For centuries it was impossible imagine a world without these two countries. Now, it is impossible to imagine one with them. Considering the inability of either France or Germany to establish stable national democracies, the accomplishments of the European Union are astounding.

To Lose a Battle is a brilliant history of one of the first fights of the Second World War. Highly recommended!

France and Freedom from Energy-Exporters

Razib sums up France’s power situation (very, very good) better than I can, so his thoughts get priority:

Gene Expression: France and nuclear power
France Reaffirms Its Faith in Future of Nuclear Power:

Nuclear power provides 77 percent of France’s electricity, according to the government, and relatively few public doubts are expressed in a country with little coal, oil or natural gas.

France generates half of its own total energy, up from 23 percent in 1973, despite increased consumption.

Electrical power generation accounts for only 10 percent of France’s greenhouse gases, compared with an average of 40 percent in other industrialized countries, according to EDF.

There is No Free Lunch, and life is about trade offs. Those who live in the American Pacific Northwest know this well; hydroelectric power is great and low risk, and results in cheap electricity which helps drive high tech industry such as aerospace and electronics. But, there are ecological downsides.

Well said.

Energy-dependence on unstable gap countries (Saudi Arabia, Iran, Russia, etc) is fundamentally bad not because it “funds terrorism” or “warms the globe” or whatever, but because it limits the freedom of action of market-driven economies. The energy-exporters are essentially parasitic states, that limit the ability of pro-growth states to naturally develop their economies.

Nuclear, wind, solar, hydroelectric, and other domestic and renewable sources of fuel are very important for us. France is a great example.

Little Denmark is too.

Sarkozy!

Sarzkosy, a man I praised back in 2005 (h/t to Martin Walker)….

No one should expect any weakness from me. Mosques where extremist Islam is preached will be closed. Imams who give radical sermons will be expelled. And people coming to conferences who don’t show proof of respect for republican rules will find themselves systematically denied visas to enter France.”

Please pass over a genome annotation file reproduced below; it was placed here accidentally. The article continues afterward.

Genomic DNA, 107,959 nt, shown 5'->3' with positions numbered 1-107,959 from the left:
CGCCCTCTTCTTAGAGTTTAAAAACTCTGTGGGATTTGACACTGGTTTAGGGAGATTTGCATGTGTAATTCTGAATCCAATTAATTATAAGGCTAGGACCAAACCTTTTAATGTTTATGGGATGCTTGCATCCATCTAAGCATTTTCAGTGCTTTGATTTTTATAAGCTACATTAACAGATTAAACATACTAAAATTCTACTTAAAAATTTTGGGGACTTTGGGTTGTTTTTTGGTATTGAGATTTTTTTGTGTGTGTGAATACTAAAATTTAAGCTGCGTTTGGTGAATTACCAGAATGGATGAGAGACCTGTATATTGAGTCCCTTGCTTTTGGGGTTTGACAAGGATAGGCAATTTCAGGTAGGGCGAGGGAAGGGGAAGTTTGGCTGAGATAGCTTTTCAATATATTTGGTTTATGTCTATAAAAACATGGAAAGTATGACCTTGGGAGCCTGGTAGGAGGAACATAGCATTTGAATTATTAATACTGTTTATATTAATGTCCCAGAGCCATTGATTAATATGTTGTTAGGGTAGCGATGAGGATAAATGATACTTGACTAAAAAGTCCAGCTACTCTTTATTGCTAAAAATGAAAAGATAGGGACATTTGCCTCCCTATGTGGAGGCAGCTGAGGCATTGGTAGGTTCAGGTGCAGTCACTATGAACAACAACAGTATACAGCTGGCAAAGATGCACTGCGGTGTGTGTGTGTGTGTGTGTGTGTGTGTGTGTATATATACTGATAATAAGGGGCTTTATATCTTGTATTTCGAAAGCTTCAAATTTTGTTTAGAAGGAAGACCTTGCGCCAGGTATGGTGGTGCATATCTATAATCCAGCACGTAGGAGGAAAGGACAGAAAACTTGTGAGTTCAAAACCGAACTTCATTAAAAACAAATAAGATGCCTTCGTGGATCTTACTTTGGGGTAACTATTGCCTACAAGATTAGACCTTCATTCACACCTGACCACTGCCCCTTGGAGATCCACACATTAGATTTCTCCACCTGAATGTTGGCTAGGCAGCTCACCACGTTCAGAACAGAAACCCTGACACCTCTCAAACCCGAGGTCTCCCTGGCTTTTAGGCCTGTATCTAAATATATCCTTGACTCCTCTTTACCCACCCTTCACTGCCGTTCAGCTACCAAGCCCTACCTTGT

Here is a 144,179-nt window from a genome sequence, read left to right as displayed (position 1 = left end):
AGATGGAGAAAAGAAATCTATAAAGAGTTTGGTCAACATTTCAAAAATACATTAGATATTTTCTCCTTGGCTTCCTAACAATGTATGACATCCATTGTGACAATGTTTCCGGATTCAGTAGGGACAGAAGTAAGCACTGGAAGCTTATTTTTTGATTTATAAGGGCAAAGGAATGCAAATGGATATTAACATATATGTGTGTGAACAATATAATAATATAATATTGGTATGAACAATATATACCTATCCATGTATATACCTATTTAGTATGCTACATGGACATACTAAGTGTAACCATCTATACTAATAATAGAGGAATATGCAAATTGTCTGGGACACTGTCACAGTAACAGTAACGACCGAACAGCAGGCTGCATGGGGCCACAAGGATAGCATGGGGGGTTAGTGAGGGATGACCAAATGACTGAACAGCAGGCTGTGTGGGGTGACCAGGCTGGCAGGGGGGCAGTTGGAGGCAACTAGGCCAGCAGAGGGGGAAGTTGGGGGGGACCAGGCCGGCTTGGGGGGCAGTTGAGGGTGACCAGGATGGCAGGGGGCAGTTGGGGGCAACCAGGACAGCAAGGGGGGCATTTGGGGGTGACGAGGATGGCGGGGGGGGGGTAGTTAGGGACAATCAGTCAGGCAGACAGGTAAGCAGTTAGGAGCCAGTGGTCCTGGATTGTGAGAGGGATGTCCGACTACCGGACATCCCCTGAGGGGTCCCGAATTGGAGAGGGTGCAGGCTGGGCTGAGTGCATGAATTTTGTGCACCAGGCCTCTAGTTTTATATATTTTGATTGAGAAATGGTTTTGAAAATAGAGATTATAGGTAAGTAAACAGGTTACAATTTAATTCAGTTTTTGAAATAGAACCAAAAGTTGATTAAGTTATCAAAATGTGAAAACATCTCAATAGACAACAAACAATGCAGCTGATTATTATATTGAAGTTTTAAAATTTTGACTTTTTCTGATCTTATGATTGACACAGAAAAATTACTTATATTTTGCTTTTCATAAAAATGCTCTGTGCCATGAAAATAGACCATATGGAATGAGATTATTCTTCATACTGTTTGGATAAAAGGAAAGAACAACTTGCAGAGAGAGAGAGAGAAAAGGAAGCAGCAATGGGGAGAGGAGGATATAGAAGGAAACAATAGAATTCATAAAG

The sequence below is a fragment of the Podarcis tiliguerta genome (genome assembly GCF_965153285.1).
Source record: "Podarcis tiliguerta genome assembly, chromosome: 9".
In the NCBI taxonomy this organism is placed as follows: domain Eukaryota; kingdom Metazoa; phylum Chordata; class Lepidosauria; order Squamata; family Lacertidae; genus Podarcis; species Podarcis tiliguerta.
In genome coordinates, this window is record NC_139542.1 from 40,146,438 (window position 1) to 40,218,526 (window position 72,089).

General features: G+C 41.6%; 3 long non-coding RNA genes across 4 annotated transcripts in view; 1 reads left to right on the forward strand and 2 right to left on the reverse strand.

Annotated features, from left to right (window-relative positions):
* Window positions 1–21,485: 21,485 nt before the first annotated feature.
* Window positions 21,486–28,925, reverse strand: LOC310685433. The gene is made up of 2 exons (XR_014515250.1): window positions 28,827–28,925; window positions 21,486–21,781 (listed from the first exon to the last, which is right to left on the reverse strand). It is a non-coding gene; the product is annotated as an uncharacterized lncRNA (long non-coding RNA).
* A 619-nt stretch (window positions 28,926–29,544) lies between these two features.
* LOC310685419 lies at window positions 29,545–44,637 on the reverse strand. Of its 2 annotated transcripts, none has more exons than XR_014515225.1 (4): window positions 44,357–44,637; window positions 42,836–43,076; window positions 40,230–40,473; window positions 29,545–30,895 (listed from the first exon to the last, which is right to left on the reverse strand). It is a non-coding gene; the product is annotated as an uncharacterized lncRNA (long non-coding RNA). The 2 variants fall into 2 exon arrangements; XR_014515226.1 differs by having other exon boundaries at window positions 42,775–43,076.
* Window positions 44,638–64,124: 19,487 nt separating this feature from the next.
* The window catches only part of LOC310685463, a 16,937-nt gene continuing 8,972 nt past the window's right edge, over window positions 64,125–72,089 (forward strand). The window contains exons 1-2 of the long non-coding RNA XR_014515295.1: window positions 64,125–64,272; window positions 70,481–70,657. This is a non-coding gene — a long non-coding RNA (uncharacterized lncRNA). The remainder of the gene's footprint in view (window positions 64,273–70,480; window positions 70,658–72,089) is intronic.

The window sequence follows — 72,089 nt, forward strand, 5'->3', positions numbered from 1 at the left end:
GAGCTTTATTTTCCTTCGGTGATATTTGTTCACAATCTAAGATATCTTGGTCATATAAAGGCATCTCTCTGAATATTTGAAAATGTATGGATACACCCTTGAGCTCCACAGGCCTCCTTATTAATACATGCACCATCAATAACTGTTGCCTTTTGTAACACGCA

..

Sarkozy has now produced a book, which translates as “The Republic, Religions and Hope”, that seeks to address the issue of Muslims in France, which many voters put at the top of their concerns. It is a thin volume of 180 pages, mostly conversations with philosopher Philippe Verdin, but it is revolutionary by French standards in that it calls for an end to the 1905 law that established France as a secular republic, separating the state from religion. If the state can subsidize sports and culture clubs, Sarkozy asks, why not churches?

… will be the new President of France!


The French like Sarkozy

Catholicgauze has more. The Left has issued their reaction:


Well, most of them

Shrinking the Gap with Allies (Capitalism and Democracy)

The Wave Theory of Core and Gap,” by David, The Glittering Eye, 28 March 2006, http://theglitteringeye.com/?p=1870 (from ZenPundit).

When the Chinese were our friends…,” by Tom Barnett, Thomas P.M. Barnett :: Weblog, 4 April 2006, http://www.thomaspmbarnett.com/weblog/archives2/003131.html.

In Pictures: French Protests,” BBC News, 4 April 2006, http://news.bbc.co.uk/2/hi/in_pictures/4876616.stm.

In the Second World War, China was our ally:

china_first_to_connect

In this global war on terrorism, she is again.


Shrinking the gap — lifting countries up from “third world” conditions to modern ones — is the grand strategy of the United States. This plan includes regime changes to take down bad actors, and may eventually include political union to reward good ones. Another part is the reverse domino theory, where one state is globalized, and that state in turns helps others globalize.

Today I was lucky to hear an American diplomat stationed in Africa talk about China’s investments in that continent. China is wisely transforming some of her wealth to connect with other states, building up infrastructure spreading globalization. China is a natural ally in shrinking the gap, not just because of her economic wisdom but also for her people’s ideologies. When the Chinese people are asked whether they support capitalism, they respond “yes!” even more than Americans — and much more than the French:

free_enterprise_md

Yet France has a role to play, and in at least one way is more important than China. Yes, even though French has huge protests

french_street_protests

And Communist babes

french_communists

They don’t have protest babes…

goddess_of_freedom

crushed by Communist Tanks

tanks_in_tianamen_square_md

France is a natural ally in shrinking the gap, not for her economic foolishness, but for her people’s freedoms.